With respect to the classification of rosaries as gang-related apparel, the evidence showed that after Wootten told York that he believed rosaries were gang-related, York did no independent investigation of Wootten's conclusions; rather, he accepted the opinion "at face value." When asked to identify the NCISD list that includes rosaries as gang-related apparel, York agreed that the only list is the one "in Officer Wootten's head." In fact, the NCISD Student Handbook expressly delegates the setting of the boundaries of its definition of "gang-related apparel" to law enforcement officials wherein it states: "A sample list of specific items that law enforcement agencies consider gang-related is available in the principal's office." Therefore, not only does the regulation at issue fail to provide a definition sufficient to guide officials' enforcement, it acknowledges that law enforcement officials will decide what represents gang-related apparel or symbols. Because law enforcement officials such as Wootten set the initial standard as to what constitutes gang-related apparel, and because it is York's practice to accept such classifications at face value, NCISD law enforcement officials have the apparent authority to ban any symbol or speech, even if religious in nature, according to their own discretion.

In sum, because the NCISD Student Handbook lacks a sufficient definition for "gang-related apparel," and because rosaries are not included on any list of gang-related apparel, the NCISD's regulation failed to provide adequate notice to Plaintiffs regarding prohibited conduct. Moreover, NCISD has provided excessive discretion to law enforcement officials in defining the parameters of its ban on gang-related apparel. Therefore, the prohibition on gang-related apparel is void for vagueness.


Plaintiffs also challenge NCISD's ban on gang-related apparel as overbroad. A regulation is constitutionally overbroad if it (1) prohibits a substantial amount of constitutionally-protected freedoms, when judged in relation to the regulation's "plainly legitimate sweep," Broadrick v. Oklahoma, 413 U.S. 601, 615, 93 S. Ct. 2908, 2918, 37 L. Ed. 2d 830 (1973); and (2) is not susceptible to a limiting construction that avoids constitutional problems. Board of Airport Comm'rs v. Jews for Jesus, Inc., 482 U.S. 569, 574, 107 S. Ct. 2568, 2572, 96 L. Ed. 2d 500 (1987). While at first glance this case might seem appropriate for overbreadth analysis, a closer look at Plaintiffs' claims reveals that the overbreadth doctrine does not apply. The overbreadth doctrine enables a plaintiff to challenge a statute where it infringes on third parties who are not parties to the action. Accordingly, "[a]n overbreadth challenge is not appropriate if the first amendment rights asserted by a party attacking a statute are essentially coterminous with the expressive rights of third parties." U.S. v. Hicks, 980 F.2d 963, 969 (5th Cir.1992).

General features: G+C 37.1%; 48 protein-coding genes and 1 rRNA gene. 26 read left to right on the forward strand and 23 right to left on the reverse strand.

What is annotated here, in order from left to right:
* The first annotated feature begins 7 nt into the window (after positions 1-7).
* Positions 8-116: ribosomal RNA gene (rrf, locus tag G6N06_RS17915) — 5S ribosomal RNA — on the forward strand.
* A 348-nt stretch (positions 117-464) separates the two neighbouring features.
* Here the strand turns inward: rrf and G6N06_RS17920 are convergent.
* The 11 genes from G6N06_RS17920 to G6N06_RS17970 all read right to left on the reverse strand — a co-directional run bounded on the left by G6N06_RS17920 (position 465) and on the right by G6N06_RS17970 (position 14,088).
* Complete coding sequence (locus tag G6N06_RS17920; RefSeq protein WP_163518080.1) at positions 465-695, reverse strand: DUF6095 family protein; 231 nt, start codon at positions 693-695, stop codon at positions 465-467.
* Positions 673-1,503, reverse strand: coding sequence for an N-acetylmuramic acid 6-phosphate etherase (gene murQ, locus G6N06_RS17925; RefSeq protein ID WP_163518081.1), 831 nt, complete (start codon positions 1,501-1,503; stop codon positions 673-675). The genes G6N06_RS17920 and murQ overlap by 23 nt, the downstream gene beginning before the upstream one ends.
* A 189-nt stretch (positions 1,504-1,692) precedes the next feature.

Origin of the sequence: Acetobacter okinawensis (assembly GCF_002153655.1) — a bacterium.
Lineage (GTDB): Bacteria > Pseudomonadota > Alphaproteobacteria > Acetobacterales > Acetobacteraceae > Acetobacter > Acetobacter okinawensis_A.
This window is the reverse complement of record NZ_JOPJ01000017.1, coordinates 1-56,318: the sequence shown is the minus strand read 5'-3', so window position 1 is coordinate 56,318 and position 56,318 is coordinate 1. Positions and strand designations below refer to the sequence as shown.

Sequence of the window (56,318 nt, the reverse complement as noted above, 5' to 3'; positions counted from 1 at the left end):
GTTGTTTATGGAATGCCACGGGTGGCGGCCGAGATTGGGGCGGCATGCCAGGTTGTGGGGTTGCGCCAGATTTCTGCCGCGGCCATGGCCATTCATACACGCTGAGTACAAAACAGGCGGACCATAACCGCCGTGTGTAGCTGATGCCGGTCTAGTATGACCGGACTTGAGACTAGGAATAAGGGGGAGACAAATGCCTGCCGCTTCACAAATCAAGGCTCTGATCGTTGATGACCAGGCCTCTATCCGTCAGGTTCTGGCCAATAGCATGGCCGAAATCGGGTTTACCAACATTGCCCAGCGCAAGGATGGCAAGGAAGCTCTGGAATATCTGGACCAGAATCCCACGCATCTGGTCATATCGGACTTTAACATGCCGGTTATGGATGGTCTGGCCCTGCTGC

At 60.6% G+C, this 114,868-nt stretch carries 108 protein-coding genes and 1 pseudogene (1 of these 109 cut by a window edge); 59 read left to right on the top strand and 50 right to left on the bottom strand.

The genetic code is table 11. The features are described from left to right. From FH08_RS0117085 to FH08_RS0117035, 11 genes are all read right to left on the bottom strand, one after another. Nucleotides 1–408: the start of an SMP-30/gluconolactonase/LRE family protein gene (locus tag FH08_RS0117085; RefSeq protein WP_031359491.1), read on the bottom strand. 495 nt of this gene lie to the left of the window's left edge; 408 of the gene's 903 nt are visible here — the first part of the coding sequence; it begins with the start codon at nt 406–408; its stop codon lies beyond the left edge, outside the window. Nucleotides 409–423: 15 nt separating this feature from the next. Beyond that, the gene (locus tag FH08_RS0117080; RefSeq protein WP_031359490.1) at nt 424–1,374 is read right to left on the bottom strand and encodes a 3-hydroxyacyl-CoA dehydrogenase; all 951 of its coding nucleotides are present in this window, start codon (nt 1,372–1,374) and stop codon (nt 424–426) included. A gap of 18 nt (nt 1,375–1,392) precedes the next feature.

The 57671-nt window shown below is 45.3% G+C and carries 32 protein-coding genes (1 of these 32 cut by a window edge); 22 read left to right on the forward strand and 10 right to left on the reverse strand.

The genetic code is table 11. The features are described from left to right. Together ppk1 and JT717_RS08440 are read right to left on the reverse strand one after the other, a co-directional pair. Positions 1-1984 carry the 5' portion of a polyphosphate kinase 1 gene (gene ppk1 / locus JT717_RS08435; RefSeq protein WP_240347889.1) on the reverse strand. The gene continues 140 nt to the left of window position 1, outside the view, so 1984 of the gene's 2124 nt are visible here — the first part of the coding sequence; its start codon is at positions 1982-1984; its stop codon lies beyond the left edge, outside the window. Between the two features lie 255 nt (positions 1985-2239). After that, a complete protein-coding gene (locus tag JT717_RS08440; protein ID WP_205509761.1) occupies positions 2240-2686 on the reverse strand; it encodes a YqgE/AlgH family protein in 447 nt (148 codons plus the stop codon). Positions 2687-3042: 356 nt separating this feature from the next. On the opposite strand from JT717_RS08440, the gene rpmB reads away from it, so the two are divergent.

In this case, Plaintiffs have made a substantive challenge to the language of NCISD's regulation as it applies to their First Amendment rights to free speech and religious exercise. They cannot also challenge *670 the regulation as overbroad on grounds that the regulation may affect third parties' rights to free speech and religious exercise. See International Society of Krishna Consciousness of New Orleans, Inc. v. City of Baton Rouge, 876 F.2d 494, 499-500 (5th Cir.1989) (rejecting overbreadth challenge by Plaintiffs who also asserted substantive claim that the regulation was unconstitutional as applied to their protected speech). Compare City of Harvard v. Gaut, 277 Ill.App.3d 1, 214 Ill.Dec. 68, 72, 660 N.E.2d 259, 263 (2 Dist.1996) (where gang member wore Star of David as gang-identifier, not as religious symbol, overbreadth challenge to statute prohibiting gang apparel was appropriate based on the regulation's infringement on First Amendment rights of third party non-gang members).